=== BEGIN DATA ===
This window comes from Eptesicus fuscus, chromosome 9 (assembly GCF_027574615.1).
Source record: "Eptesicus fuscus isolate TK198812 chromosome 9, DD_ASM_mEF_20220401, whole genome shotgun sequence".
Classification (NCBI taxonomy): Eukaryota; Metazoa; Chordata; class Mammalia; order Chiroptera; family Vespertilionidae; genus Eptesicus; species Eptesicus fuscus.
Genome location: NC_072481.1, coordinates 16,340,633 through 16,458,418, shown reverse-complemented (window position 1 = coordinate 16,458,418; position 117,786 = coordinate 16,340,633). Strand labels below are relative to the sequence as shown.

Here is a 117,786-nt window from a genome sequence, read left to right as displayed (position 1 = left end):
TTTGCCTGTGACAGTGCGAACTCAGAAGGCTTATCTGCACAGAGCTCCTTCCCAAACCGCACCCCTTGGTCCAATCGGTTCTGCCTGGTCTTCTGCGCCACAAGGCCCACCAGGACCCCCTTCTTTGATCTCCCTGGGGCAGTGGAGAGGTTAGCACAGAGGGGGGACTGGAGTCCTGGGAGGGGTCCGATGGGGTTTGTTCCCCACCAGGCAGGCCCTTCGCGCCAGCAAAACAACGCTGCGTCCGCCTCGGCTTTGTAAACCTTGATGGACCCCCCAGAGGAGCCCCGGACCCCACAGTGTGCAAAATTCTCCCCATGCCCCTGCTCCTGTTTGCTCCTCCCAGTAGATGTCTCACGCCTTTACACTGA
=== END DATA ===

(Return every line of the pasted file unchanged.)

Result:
This window comes from Eptesicus fuscus, chromosome 9 (assembly GCF_027574615.1).
Source record: "Eptesicus fuscus isolate TK198812 chromosome 9, DD_ASM_mEF_20220401, whole genome shotgun sequence".
Classification (NCBI taxonomy): Eukaryota; Metazoa; Chordata; class Mammalia; order Chiroptera; family Vespertilionidae; genus Eptesicus; species Eptesicus fuscus.
Genome location: NC_072481.1, coordinates 16,340,633 through 16,458,418, shown reverse-complemented (window position 1 = coordinate 16,458,418; position 117,786 = coordinate 16,340,633). Strand labels below are relative to the sequence as shown.

Here is a 117,786-nt window from a genome sequence, read left to right as displayed (position 1 = left end):
TTTGCCTGTGACAGTGCGAACTCAGAAGGCTTATCTGCACAGAGCTCCTTCCCAAACCGCACCCCTTGGTCCAATCGGTTCTGCCTGGTCTTCTGCGCCACAAGGCCCACCAGGACCCCCTTCTTTGATCTCCCTGGGGCAGTGGAGAGGTTAGCACAGAGGGGGGACTGGAGTCCTGGGAGGGGTCCGATGGGGTTTGTTCCCCACCAGGCAGGCCCTTCGCGCCAGCAAAACAACGCTGCGTCCGCCTCGGCTTTGTAAACCTTGATGGACCCCCCAGAGGAGCCCCGGACCCCACAGTGTGCAAAATTCTCCCCATGCCCCTGCTCCTGTTTGCTCCTCCCAGTAGATGTCTCACGCCTTTACACTGA